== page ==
Nihilism is the philosophical viewpoint that suggests the denial of, or lack of belief in, the reputedly meaningful aspects of life. Most commonly, nihilism is presented in the form of existential nihilism, which argues that life is without objective meaning, purpose, or intrinsic value. Moral nihilists assert that there is no inherent morality, and that accepted moral values are abstractly contrived. Nihilism may also take epistemological, ontological, or metaphysical forms, meaning respectively that, in some aspect, knowledge is not possible, or reality does not actually exist.
Insanity, madness, and craziness are terms that describe a spectrum of individual and group behaviors that are characterized by certain abnormal mental or behavioral patterns. Insanity can be manifest as violations of societal norms, including a person or persons becoming a danger to themselves or to other people. Conceptually, mental insanity also is associated with the biological phenomenon of contagion as in the case of copycat suicides. In contemporary usage, the term insanity is an informal, un-scientific term denoting "mental instability"; thus, the term insanity defense is the legal definition of mental instability. In medicine, the general term psychosis is used to include the presence either of delusions or of hallucinations or both in a patient; and psychiatric illness is "psychopathology", not mental insanity.
Existentialism is the philosophical study that begins with the human subject—not merely the thinking subject, but the acting, feeling, living human individual. It is associated mainly with certain 19th and 20th-century European philosophers who, despite profound doctrinal differences, shared the belief in that beginning of philosophical thinking.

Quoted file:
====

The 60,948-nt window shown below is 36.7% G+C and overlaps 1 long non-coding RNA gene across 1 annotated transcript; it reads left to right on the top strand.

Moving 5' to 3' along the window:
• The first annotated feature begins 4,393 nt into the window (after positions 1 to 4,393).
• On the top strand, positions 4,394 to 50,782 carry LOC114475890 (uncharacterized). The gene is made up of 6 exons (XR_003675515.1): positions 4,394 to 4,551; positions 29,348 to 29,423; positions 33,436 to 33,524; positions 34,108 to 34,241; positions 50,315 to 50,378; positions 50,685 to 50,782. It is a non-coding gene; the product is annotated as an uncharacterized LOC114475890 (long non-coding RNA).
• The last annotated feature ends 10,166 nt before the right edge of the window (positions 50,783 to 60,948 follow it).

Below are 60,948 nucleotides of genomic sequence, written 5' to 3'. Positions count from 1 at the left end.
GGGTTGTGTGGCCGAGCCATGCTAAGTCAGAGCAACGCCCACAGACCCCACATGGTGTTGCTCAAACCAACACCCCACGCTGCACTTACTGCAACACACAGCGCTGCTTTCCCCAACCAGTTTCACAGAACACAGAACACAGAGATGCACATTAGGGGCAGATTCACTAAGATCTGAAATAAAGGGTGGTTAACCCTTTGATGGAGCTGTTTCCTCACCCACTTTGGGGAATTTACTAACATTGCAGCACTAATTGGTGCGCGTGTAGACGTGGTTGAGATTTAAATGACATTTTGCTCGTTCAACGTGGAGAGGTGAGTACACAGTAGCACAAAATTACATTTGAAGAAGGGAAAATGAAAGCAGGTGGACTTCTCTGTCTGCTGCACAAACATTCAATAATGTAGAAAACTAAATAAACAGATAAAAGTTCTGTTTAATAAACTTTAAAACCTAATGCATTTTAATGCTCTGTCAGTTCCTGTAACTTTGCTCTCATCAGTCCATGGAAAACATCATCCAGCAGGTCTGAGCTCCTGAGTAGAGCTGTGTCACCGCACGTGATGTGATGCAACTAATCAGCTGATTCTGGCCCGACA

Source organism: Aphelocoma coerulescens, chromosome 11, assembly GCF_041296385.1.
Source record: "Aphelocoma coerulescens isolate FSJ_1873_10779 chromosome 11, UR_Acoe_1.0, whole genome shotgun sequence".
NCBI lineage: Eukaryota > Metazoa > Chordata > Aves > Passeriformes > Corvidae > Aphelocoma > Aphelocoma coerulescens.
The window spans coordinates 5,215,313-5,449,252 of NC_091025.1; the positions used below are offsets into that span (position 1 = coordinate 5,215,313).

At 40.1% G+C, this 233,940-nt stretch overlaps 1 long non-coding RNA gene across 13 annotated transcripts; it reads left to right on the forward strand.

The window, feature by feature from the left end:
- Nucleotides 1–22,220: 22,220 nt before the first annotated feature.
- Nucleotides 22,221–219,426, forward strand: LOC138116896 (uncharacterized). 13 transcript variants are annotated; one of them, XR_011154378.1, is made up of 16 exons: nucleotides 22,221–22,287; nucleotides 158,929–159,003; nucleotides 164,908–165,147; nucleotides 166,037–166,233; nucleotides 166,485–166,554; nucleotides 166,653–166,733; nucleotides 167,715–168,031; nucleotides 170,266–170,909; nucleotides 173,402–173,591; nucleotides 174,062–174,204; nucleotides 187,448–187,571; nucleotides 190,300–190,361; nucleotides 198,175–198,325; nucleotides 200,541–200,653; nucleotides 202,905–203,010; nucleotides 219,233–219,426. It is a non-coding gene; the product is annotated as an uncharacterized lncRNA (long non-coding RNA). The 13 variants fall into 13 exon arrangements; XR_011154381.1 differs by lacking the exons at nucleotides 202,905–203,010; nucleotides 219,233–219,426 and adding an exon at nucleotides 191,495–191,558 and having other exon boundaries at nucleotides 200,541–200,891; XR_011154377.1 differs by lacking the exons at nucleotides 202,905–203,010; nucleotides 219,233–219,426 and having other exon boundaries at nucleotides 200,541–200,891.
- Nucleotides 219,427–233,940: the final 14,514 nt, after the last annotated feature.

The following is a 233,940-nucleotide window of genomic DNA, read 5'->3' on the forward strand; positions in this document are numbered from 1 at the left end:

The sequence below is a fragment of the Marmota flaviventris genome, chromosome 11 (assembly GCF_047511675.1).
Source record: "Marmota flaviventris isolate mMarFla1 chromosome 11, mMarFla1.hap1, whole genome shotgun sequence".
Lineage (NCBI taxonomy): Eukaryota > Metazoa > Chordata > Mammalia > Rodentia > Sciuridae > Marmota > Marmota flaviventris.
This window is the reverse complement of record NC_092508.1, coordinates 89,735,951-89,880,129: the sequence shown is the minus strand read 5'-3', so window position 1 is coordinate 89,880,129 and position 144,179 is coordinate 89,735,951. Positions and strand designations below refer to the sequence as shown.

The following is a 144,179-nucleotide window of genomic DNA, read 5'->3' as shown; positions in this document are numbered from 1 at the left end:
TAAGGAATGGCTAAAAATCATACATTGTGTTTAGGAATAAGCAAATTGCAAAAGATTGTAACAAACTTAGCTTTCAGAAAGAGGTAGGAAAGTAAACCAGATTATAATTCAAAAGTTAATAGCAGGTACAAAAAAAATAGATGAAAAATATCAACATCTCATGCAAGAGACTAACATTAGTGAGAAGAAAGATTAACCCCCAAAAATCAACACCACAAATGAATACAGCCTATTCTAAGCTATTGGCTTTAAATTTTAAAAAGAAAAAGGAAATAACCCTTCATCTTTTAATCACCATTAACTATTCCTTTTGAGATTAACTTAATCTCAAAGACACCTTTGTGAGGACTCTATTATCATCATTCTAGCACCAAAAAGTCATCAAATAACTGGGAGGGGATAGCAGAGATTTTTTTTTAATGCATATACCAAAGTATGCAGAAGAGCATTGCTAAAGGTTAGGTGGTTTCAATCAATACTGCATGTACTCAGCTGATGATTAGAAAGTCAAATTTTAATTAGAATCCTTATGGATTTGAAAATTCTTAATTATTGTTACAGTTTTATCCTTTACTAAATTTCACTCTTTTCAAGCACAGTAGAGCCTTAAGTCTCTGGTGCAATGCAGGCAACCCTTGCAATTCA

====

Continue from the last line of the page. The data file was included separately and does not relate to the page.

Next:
Existentialism Is a Humanism is a 1946 work by the philosopher Jean-Paul Sartre, based on a lecture by the same name he gave at Club Maintenant in Paris, on 29 October 1945. In early translations, Existentialism and Humanism was the title used in the United Kingdom; the work was originally published in the United States as Existentialism, and a later translation employs the original title. The work, once influential and a popular starting-point in discussions of Existentialist thought, has been widely criticized by philosophers, including Sartre himself, who later rejected some of the views he expressed in it.
Walter Arnold Kaufmann was a German-American philosopher, translator, and poet. A prolific author, he wrote extensively on a broad range of subjects, such as authenticity and death, moral philosophy and existentialism, theism and atheism, Christianity and Judaism, as well as philosophy and literature. He served more than 30 years as a professor at Princeton University.
Therese Elisabeth Alexandra Förster-Nietzsche was the sister of philosopher Friedrich Nietzsche and the creator of the Nietzsche Archive in 1894.
Friedrich Nietzsche developed his philosophy during the late 19th century. He owed the awakening of his philosophical interest to reading Arthur Schopenhauer's Die Welt als Wille und Vorstellung and said that Schopenhauer was one of the few thinkers that he respected, dedicating to him his essay Schopenhauer als Erzieher, published in 1874 as one of his Untimely Meditations.